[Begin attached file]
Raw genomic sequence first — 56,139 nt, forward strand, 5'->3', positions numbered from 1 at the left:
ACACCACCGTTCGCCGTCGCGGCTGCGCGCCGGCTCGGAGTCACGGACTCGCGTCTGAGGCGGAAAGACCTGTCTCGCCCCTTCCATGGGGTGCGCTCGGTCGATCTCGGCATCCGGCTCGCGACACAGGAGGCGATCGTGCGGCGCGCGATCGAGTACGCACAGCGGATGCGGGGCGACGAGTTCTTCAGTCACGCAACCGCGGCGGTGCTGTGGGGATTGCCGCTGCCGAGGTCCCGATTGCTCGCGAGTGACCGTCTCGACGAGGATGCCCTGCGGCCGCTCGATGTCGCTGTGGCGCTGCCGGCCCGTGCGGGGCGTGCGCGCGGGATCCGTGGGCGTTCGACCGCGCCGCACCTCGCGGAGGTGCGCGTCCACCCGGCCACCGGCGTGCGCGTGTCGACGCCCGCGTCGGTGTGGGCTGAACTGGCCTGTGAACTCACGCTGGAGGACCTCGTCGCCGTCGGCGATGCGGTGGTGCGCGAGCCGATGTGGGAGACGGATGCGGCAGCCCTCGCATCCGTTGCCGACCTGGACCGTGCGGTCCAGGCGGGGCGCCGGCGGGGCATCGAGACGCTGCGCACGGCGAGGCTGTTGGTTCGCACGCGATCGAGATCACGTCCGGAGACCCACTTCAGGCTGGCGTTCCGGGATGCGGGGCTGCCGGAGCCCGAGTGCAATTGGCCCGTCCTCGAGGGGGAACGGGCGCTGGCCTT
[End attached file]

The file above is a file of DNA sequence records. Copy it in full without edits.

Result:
Raw genomic sequence first — 56,139 nt, forward strand, 5'->3', positions numbered from 1 at the left:
ACACCACCGTTCGCCGTCGCGGCTGCGCGCCGGCTCGGAGTCACGGACTCGCGTCTGAGGCGGAAAGACCTGTCTCGCCCCTTCCATGGGGTGCGCTCGGTCGATCTCGGCATCCGGCTCGCGACACAGGAGGCGATCGTGCGGCGCGCGATCGAGTACGCACAGCGGATGCGGGGCGACGAGTTCTTCAGTCACGCAACCGCGGCGGTGCTGTGGGGATTGCCGCTGCCGAGGTCCCGATTGCTCGCGAGTGACCGTCTCGACGAGGATGCCCTGCGGCCGCTCGATGTCGCTGTGGCGCTGCCGGCCCGTGCGGGGCGTGCGCGCGGGATCCGTGGGCGTTCGACCGCGCCGCACCTCGCGGAGGTGCGCGTCCACCCGGCCACCGGCGTGCGCGTGTCGACGCCCGCGTCGGTGTGGGCTGAACTGGCCTGTGAACTCACGCTGGAGGACCTCGTCGCCGTCGGCGATGCGGTGGTGCGCGAGCCGATGTGGGAGACGGATGCGGCAGCCCTCGCATCCGTTGCCGACCTGGACCGTGCGGTCCAGGCGGGGCGCCGGCGGGGCATCGAGACGCTGCGCACGGCGAGGCTGTTGGTTCGCACGCGATCGAGATCACGTCCGGAGACCCACTTCAGGCTGGCGTTCCGGGATGCGGGGCTGCCGGAGCCCGAGTGCAATTGGCCCGTCCTCGAGGGGGAACGGGCGCTGGCCTT